Paxton airport's sale hung up over closed landfill's sale

PAXTON — It has been more than a year since the Paxton City Council agreed in principle to sell the city-owned airport to a private party.

Yet, despite months of discussions behind closed doors, the city and the prospective buyer, Atlantic Ag Aviation Inc. — a firm owned by David Hrupsa of Roper, N.C. — are no closer to finalizing a deal.

“It just takes time,” Mayor Bill Ingold said Tuesday.

The latest hangup in selling the airport located on Illinois 9’s north side actually has nothing to do with the airport itself, though. According to the mayor, the delay in selling the airport results from a delay in being able to also sell the city’s long-closed landfill, located near the southwest corner of the Paxton Municipal Airport.

“One party wants to buy the landfill; one party wants to buy the airport,” Ingold told aldermen during the city council’s February meeting. “We want to make sure that the people buying the landfill are going to be able to access the airport ... and we want to make sure that nobody will be left in the lurch if the guy (buying) the landfill does something to disrupt the (ground) cover and, ya know, dig something in it that hasn’t been done.

“We want to have all of our bases covered before we get that far.”

Since December, the city has been awaiting word from the Illinois Environmental Protection Agency (IEPA) on whether it will certify the landfill as having completed its post-closure care period. The landfill has been closed since 1991, yet the IEPA has repeatedly denied the city’s application for the site to be certified for completion of post-closure care, said city engineer Mike Streff. Instead, the IEPA has been asking the city to do more monitoring of the site, Streff said.

Streff said that as of last month, he had received no response yet from the IEPA regarding the city’s request to be released from its liability. The IEPA has 90 days from early December to respond, he said.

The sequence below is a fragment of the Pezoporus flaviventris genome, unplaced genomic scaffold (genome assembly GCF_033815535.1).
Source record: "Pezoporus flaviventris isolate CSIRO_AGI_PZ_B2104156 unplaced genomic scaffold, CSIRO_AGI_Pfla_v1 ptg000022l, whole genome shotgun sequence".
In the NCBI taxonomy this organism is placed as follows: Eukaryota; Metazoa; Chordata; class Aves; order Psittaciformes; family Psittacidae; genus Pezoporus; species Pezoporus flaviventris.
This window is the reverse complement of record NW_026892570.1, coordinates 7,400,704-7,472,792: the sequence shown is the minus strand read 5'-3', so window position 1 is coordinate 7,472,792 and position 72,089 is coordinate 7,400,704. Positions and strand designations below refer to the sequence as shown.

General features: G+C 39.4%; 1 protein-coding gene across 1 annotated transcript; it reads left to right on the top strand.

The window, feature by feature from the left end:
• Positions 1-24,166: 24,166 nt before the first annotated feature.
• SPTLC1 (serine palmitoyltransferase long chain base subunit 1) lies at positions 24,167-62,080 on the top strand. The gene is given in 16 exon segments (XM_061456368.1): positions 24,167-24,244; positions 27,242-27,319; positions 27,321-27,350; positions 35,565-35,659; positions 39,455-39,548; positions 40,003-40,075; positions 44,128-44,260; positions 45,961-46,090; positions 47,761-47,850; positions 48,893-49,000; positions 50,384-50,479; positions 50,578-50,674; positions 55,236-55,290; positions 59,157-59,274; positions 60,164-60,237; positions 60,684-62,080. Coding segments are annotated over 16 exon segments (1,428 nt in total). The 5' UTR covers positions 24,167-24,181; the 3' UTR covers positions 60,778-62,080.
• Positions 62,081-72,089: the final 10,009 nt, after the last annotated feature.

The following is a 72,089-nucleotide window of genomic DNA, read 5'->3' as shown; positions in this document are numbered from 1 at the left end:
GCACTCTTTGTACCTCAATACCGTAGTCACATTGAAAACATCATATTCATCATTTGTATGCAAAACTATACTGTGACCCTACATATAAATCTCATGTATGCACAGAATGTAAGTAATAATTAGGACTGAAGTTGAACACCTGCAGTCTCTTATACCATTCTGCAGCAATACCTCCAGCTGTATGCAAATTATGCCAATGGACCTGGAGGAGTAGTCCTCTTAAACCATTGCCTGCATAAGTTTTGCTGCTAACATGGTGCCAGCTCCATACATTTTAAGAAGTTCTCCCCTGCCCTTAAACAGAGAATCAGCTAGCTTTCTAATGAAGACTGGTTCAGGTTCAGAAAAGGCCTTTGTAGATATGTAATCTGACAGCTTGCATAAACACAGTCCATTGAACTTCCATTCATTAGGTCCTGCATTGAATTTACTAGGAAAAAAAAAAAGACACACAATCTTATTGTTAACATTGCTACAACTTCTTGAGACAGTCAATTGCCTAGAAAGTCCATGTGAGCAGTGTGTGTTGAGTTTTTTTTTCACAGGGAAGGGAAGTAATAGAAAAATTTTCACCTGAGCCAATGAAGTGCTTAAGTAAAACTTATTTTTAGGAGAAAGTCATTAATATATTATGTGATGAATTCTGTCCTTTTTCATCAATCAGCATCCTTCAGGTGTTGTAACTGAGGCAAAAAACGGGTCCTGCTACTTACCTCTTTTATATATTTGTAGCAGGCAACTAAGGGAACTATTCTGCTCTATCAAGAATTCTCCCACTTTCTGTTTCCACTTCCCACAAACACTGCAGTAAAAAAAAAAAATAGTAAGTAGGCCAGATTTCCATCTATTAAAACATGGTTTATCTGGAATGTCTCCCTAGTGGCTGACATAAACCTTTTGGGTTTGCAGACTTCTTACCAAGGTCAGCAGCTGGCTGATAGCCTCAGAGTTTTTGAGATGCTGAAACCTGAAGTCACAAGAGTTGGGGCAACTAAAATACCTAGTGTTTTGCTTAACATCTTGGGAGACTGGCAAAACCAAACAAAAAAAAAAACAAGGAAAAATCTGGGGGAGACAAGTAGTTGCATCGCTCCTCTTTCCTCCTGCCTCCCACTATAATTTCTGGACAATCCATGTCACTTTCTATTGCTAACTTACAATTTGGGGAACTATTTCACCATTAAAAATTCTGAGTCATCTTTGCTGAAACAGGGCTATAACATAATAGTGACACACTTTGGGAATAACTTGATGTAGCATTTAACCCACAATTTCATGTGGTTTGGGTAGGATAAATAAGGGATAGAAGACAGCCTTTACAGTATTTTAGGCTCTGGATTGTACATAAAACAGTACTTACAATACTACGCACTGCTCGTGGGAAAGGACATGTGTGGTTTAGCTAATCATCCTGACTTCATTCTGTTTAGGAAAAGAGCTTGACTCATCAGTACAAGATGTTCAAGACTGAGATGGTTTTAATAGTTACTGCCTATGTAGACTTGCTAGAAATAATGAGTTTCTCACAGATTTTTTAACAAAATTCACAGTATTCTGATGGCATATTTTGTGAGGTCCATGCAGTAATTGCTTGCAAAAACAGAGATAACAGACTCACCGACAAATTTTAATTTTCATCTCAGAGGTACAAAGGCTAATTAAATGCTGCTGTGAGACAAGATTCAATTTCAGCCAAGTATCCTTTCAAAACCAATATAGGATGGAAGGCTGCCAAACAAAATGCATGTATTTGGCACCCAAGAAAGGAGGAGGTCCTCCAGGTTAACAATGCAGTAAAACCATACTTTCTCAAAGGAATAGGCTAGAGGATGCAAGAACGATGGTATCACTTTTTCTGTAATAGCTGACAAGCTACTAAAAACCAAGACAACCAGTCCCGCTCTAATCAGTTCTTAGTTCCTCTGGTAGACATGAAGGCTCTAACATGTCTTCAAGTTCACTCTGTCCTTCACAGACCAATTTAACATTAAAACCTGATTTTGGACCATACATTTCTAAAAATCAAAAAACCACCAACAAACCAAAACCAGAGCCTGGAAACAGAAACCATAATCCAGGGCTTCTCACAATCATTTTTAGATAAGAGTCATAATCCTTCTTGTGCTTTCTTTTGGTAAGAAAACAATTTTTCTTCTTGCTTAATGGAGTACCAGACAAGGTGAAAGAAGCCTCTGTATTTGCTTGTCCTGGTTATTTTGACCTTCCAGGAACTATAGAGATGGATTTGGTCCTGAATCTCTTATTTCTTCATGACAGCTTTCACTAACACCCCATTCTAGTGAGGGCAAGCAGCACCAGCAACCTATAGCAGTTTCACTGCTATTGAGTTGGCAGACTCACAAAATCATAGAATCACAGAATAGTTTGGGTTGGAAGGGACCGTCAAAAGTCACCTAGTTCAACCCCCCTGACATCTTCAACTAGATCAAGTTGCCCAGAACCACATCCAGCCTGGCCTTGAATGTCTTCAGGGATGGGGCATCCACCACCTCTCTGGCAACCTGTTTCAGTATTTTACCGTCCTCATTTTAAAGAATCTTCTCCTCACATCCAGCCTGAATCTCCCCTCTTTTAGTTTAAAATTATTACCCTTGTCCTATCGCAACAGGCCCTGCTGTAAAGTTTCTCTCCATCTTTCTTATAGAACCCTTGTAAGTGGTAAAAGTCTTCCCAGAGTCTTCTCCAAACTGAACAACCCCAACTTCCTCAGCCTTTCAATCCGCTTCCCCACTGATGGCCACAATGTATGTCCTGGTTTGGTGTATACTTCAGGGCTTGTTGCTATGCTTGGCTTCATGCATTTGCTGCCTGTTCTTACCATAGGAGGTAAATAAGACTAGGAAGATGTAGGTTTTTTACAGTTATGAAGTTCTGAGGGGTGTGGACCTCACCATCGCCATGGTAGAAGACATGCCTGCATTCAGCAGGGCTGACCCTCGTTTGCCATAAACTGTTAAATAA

“They’re so backlogged right now, I wouldn’t be surprised if they asked for an extension to review what we’ve submitted,” Streff said.

If the IEPA ends up issuing the certification, the city will no longer be required to monitor the landfill’s groundwater, Streff said.

The landfill — and airport — could finally be sold, too.

Ingold said he has remained in regular contact with Hrupsa and the landfill’s prospective buyer. Ingold said Hrupsa would “like to get going sooner than later” on buying the airport, but “he’s OK” with the city doing what it needs to do first.

“We’re all anxious to get it done,” Ingold said.

Given the past year of delays, Alderman Mike Wilson asked City Attorney Marc Miller during last month’s council meeting whether the city could sell the airport immediately — before the landfill situation is sorted out.

“It seems like this has been going on an awful long time,” Wilson said.

“I’m not directly involved with those negotiations,” Miller responded, “so I couldn’t give you an answer. But we can get you an answer.”

The council later met in closed session that same night to discuss the proposed land sales.

“I think further discussion on this needs to be held in executive session,” Alderman Rob Steiger said before the discussion concluded in open session.

In February 2017, the council approved a letter of intent to sell the airport to Atlantic Ag Aviation Inc. for $100,000 in cash and a note for $50,000. Under the terms of the letter of intent, Hrupsa would be required to operate the property as a public airport according to applicable Federal Aviation Administration regulations for the next 30 years. Also, Hrupsa would continue to honor leases held by pilots using the airport’s hangars.

The closing of the sale was initially expected to occur no later than May 31, 2017, following the expiration of an inspection period.

At the time, Paxton’s tax-increment financing attorney, Dan Schuering, said the letter of intent was just “an agreement to agree” — but does not require the city or Hrupsa to follow through with the transaction.

Over the years, there were various aldermen on the council who wanted to see the airport closed because they felt it was a drain on city resources. Also, finding a fixed-base operator (FBO) was often a problem, and city employees needed to mow the grounds and pump fuel there.

Finding non-city funds to resurface the runway has been impossible, as well.

Ingold said that by privatizing the airport’s operation, it would alleviate the burden on the city.

“Quite frankly, we’ve spent a lot of money out there and not gotten a lot of money back (as a result),” Ingold said last year.


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